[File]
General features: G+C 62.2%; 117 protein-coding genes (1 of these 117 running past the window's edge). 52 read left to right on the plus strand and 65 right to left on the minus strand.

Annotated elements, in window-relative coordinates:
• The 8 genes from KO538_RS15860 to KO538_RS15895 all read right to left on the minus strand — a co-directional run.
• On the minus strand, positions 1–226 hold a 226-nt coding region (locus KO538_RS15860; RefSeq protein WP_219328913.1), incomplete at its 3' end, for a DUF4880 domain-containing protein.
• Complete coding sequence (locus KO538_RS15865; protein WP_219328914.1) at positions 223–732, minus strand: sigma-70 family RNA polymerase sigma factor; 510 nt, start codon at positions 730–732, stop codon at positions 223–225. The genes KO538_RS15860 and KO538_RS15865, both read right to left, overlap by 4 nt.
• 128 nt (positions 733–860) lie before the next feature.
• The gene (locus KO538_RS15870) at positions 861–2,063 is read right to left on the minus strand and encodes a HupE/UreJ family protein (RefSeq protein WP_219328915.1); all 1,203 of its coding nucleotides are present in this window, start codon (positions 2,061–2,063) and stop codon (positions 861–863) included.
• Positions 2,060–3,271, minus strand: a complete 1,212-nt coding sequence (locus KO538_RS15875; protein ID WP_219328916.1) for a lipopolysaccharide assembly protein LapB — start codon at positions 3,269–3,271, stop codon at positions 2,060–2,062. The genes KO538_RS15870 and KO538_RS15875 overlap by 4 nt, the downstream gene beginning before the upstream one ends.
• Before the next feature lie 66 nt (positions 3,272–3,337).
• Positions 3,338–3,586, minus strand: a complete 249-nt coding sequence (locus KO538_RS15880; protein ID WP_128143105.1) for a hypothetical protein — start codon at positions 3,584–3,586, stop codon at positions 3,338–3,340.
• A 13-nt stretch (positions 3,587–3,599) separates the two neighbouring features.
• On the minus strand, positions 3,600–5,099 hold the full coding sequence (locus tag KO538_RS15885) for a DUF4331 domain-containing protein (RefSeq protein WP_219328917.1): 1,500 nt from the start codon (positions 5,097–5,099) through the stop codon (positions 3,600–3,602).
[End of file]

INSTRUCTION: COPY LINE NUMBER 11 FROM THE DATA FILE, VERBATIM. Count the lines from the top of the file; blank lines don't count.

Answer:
• A 13-nt stretch (positions 3,587–3,599) separates the two neighbouring features.